Response from the Secretariat to the Minamata Convention on Mercury, 19 April 2021

Dear Mr. Michael Cornish,

Thank you for sharing this important update with the Secretariat of the Minamata Convention on Mercury.

It is indeed excellent news that your Government has published its Regulatory Impact Statement on the Ratification of the Minamata Convention on Mercury.

We look forward to welcoming Australia as a Party to the Convention.

Best regards,

[REDACTED]
Legal/Programme Officer
Secretariat of the Minamata Convention on Mercury
UN Environment
International Environment House 1
Geneva, Switzerland

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Artificial reef election commitment

The Hon Steven Marshall MP
Premier
GPO Box 2343
Adelaide SA, 5001

Dear Premier,

RE: Artificial reef election commitment

I write to you as a former senior adviser to Ms Rebekha Sharkie, the Member for Mayo, with a keen interest in environmental conservation. I wish to commend the State Liberal Government on its 2018 election commitment to construct three artificial reefs.

Artificial, and especially oyster reefs, are an excellent economic and environmental intervention. In addition to improved water quality, increased marine biodiversity and the creation of new recreational fishing opportunities, The Nature Conservancy estimates that every million dollars invested in oyster reef restoration creates 8.5 full-time equivalent jobs.

My understanding is that separate to the original pilot oyster reef of Windara near Ardrossan, the three reef projects are the Glenelg reef (construction now complete), a reef near Noarlunga, and the Kangaroo Island reef near American River.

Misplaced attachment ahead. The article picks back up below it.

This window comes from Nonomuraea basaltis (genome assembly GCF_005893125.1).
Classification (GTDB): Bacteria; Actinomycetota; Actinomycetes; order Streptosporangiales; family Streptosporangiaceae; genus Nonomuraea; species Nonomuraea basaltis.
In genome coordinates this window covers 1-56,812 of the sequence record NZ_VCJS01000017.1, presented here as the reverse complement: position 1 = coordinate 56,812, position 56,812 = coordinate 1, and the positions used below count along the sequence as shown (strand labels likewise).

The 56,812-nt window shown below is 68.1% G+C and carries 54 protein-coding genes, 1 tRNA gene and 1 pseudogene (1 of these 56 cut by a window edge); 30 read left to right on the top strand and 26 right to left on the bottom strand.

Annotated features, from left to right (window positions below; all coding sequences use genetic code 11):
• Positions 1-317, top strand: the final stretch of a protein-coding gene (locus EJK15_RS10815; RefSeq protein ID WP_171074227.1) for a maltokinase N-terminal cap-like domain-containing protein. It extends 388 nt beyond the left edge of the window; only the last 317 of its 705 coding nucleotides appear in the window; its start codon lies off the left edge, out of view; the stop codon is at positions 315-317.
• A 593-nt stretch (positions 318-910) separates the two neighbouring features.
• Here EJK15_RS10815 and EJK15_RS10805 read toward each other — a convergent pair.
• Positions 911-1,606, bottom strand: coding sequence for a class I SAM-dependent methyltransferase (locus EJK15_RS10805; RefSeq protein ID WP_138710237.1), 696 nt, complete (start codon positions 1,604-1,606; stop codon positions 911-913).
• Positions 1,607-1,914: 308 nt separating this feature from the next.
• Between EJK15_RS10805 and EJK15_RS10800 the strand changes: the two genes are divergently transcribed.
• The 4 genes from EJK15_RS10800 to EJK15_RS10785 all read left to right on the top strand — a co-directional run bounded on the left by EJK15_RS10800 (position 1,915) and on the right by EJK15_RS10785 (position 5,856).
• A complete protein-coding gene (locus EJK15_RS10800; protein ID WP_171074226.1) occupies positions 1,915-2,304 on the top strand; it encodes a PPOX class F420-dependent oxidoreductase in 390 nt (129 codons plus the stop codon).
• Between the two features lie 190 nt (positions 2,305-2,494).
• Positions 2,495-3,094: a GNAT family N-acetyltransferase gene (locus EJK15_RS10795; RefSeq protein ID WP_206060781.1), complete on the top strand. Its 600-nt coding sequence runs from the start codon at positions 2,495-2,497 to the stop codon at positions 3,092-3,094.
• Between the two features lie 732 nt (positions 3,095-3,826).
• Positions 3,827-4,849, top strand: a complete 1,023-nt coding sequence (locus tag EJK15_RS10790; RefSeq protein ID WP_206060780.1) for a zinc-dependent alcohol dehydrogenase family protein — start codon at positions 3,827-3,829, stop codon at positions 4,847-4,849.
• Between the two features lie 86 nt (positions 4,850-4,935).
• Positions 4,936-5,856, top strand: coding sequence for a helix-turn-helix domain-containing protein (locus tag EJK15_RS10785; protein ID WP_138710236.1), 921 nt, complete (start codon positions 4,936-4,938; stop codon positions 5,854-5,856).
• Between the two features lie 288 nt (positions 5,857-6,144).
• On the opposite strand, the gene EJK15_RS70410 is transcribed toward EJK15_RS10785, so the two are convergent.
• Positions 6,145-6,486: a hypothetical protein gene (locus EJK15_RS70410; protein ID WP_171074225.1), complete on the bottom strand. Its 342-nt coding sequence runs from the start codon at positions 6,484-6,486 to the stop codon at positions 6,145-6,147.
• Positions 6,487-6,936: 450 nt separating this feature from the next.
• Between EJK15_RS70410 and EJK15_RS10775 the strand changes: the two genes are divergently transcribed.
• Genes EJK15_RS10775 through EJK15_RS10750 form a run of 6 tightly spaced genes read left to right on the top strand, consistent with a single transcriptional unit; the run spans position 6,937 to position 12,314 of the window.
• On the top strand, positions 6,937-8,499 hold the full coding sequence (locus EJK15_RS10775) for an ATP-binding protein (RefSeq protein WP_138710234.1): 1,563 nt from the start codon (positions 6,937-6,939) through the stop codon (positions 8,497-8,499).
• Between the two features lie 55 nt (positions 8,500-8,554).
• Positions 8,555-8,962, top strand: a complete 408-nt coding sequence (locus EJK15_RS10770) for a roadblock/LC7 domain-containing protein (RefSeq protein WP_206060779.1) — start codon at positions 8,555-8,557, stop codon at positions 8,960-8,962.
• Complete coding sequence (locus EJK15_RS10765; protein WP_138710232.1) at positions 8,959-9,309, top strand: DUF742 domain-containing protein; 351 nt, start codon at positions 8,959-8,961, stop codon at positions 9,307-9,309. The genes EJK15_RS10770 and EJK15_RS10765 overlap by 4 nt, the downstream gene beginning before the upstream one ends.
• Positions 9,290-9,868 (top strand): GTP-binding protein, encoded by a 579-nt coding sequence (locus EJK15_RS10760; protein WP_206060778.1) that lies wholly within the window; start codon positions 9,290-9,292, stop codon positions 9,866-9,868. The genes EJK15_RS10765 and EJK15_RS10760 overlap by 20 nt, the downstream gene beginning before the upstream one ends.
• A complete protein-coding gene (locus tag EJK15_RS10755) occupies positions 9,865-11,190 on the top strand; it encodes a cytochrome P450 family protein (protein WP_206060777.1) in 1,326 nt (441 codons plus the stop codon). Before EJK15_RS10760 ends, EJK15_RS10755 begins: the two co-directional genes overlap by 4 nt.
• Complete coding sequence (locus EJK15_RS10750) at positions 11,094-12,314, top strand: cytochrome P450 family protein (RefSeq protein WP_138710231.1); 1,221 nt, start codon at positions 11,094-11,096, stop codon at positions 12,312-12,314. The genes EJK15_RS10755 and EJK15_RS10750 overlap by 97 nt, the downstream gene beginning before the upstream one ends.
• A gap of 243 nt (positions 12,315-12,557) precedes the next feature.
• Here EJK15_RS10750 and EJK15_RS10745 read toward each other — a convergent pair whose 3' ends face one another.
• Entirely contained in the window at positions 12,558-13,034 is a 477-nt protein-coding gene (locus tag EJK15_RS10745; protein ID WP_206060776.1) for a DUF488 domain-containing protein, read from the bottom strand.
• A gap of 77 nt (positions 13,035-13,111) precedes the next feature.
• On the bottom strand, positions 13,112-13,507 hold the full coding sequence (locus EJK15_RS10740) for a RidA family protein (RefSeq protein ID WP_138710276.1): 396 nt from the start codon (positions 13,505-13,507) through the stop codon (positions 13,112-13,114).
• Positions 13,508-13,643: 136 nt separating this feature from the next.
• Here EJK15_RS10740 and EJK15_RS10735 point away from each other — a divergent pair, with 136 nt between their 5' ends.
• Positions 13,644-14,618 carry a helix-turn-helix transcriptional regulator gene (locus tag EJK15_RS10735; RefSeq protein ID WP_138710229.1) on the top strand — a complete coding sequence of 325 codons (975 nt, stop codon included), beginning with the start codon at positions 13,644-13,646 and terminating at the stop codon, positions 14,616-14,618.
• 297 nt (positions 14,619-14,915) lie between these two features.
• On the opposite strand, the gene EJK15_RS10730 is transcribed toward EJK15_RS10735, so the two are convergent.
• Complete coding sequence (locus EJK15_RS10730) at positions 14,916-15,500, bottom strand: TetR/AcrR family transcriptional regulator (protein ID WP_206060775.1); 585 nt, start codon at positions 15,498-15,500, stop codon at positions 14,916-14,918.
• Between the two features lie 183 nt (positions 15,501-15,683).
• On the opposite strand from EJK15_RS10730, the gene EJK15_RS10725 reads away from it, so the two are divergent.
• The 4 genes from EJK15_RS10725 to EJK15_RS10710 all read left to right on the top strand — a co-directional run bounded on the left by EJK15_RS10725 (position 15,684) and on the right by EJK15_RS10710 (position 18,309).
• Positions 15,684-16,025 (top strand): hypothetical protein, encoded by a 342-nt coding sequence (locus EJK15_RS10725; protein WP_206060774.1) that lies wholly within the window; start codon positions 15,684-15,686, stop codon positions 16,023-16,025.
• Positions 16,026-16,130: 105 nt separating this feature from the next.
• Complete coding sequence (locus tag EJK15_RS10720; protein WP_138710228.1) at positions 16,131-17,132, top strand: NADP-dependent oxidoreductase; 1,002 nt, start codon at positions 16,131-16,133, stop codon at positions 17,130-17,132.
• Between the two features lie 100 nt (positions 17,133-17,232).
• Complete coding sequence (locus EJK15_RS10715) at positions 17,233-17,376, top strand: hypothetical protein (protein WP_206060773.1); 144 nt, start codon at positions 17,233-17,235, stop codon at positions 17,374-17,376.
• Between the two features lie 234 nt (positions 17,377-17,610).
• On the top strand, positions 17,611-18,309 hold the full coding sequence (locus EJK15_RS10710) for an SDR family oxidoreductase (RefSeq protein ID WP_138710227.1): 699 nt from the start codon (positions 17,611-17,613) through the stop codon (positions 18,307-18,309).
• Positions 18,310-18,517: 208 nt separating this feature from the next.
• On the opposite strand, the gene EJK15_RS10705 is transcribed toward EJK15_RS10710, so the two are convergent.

It appears that the Glenelg reef was constructed with State Government funding, but it is unclear what contribution – if any – the State Government is making to fund the second and third reefs alongside the welcome Reef Builder funding announcement from the Federal Government.

May I kindly inquire, will the State Government be making financial contributions to the Noarlunga and Kangaroo Island oyster reef restoration projects? If so, how much over what time frame, and if not, why not?

Although preferably the State Government would contribute an amount that at least matches the Federal Government funding envelope, will the State Government consider contributing at least a nominal amount to the Noarlunga and Kangaroo Island reef projects in order to confirm its bona fides in delivering on its election commitment?

Thank you for your time and consideration of my correspondence.

Yours sincerely,

Michael Cornish

18 / 4 / 2021

Cc Minister for the Environment, the Hon David Speirs MP